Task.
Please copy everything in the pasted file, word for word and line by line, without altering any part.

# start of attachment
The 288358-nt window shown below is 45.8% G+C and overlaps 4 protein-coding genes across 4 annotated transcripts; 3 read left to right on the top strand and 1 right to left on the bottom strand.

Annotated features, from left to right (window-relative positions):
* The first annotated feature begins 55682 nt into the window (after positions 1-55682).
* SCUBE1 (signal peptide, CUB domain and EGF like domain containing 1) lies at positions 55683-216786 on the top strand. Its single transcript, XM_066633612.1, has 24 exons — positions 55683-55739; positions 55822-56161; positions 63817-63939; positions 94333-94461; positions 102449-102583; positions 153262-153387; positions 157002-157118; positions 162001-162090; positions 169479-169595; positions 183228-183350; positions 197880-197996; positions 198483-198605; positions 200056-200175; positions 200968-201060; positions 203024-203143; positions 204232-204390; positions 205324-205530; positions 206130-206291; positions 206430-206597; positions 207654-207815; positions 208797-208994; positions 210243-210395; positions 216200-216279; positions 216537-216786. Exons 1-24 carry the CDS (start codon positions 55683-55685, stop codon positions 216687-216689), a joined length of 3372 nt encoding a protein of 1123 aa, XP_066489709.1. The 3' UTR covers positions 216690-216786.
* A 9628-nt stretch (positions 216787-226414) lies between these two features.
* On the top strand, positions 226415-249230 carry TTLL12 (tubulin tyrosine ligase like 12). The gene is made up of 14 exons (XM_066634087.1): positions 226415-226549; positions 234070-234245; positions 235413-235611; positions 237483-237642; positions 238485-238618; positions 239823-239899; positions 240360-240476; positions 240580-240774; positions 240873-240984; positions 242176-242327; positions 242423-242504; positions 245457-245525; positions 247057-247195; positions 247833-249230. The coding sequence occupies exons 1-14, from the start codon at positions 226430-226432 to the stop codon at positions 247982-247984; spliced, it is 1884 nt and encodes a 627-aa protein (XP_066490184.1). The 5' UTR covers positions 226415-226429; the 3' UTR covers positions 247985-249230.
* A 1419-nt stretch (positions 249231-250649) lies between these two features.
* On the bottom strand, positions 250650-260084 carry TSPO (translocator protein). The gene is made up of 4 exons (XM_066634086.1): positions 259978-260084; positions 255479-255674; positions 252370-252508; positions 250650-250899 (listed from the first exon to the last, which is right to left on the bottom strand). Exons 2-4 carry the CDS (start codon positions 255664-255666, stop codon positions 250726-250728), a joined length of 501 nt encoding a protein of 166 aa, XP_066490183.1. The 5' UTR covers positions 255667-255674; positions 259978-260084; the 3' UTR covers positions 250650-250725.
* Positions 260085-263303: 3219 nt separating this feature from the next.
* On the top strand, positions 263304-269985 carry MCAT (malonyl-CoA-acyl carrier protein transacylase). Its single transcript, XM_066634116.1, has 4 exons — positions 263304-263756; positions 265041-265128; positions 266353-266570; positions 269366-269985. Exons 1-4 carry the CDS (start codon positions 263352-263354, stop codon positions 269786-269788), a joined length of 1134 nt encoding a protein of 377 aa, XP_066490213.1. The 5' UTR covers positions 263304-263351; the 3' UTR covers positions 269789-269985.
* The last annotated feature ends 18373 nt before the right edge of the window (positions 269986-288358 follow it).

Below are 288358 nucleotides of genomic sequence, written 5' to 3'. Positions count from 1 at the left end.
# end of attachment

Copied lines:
The 288358-nt window shown below is 45.8% G+C and overlaps 4 protein-coding genes across 4 annotated transcripts; 3 read left to right on the top strand and 1 right to left on the bottom strand.

Annotated features, from left to right (window-relative positions):
* The first annotated feature begins 55682 nt into the window (after positions 1-55682).
* SCUBE1 (signal peptide, CUB domain and EGF like domain containing 1) lies at positions 55683-216786 on the top strand. Its single transcript, XM_066633612.1, has 24 exons — positions 55683-55739; positions 55822-56161; positions 63817-63939; positions 94333-94461; positions 102449-102583; positions 153262-153387; positions 157002-157118; positions 162001-162090; positions 169479-169595; positions 183228-183350; positions 197880-197996; positions 198483-198605; positions 200056-200175; positions 200968-201060; positions 203024-203143; positions 204232-204390; positions 205324-205530; positions 206130-206291; positions 206430-206597; positions 207654-207815; positions 208797-208994; positions 210243-210395; positions 216200-216279; positions 216537-216786. Exons 1-24 carry the CDS (start codon positions 55683-55685, stop codon positions 216687-216689), a joined length of 3372 nt encoding a protein of 1123 aa, XP_066489709.1. The 3' UTR covers positions 216690-216786.
* A 9628-nt stretch (positions 216787-226414) lies between these two features.
* On the top strand, positions 226415-249230 carry TTLL12 (tubulin tyrosine ligase like 12). The gene is made up of 14 exons (XM_066634087.1): positions 226415-226549; positions 234070-234245; positions 235413-235611; positions 237483-237642; positions 238485-238618; positions 239823-239899; positions 240360-240476; positions 240580-240774; positions 240873-240984; positions 242176-242327; positions 242423-242504; positions 245457-245525; positions 247057-247195; positions 247833-249230. The coding sequence occupies exons 1-14, from the start codon at positions 226430-226432 to the stop codon at positions 247982-247984; spliced, it is 1884 nt and encodes a 627-aa protein (XP_066490184.1). The 5' UTR covers positions 226415-226429; the 3' UTR covers positions 247985-249230.
* A 1419-nt stretch (positions 249231-250649) lies between these two features.
* On the bottom strand, positions 250650-260084 carry TSPO (translocator protein). The gene is made up of 4 exons (XM_066634086.1): positions 259978-260084; positions 255479-255674; positions 252370-252508; positions 250650-250899 (listed from the first exon to the last, which is right to left on the bottom strand). Exons 2-4 carry the CDS (start codon positions 255664-255666, stop codon positions 250726-250728), a joined length of 501 nt encoding a protein of 166 aa, XP_066490183.1. The 5' UTR covers positions 255667-255674; positions 259978-260084; the 3' UTR covers positions 250650-250725.
* Positions 260085-263303: 3219 nt separating this feature from the next.
* On the top strand, positions 263304-269985 carry MCAT (malonyl-CoA-acyl carrier protein transacylase). Its single transcript, XM_066634116.1, has 4 exons — positions 263304-263756; positions 265041-265128; positions 266353-266570; positions 269366-269985. Exons 1-4 carry the CDS (start codon positions 263352-263354, stop codon positions 269786-269788), a joined length of 1134 nt encoding a protein of 377 aa, XP_066490213.1. The 5' UTR covers positions 263304-263351; the 3' UTR covers positions 269789-269985.
* The last annotated feature ends 18373 nt before the right edge of the window (positions 269986-288358 follow it).

Below are 288358 nucleotides of genomic sequence, written 5' to 3'. Positions count from 1 at the left end.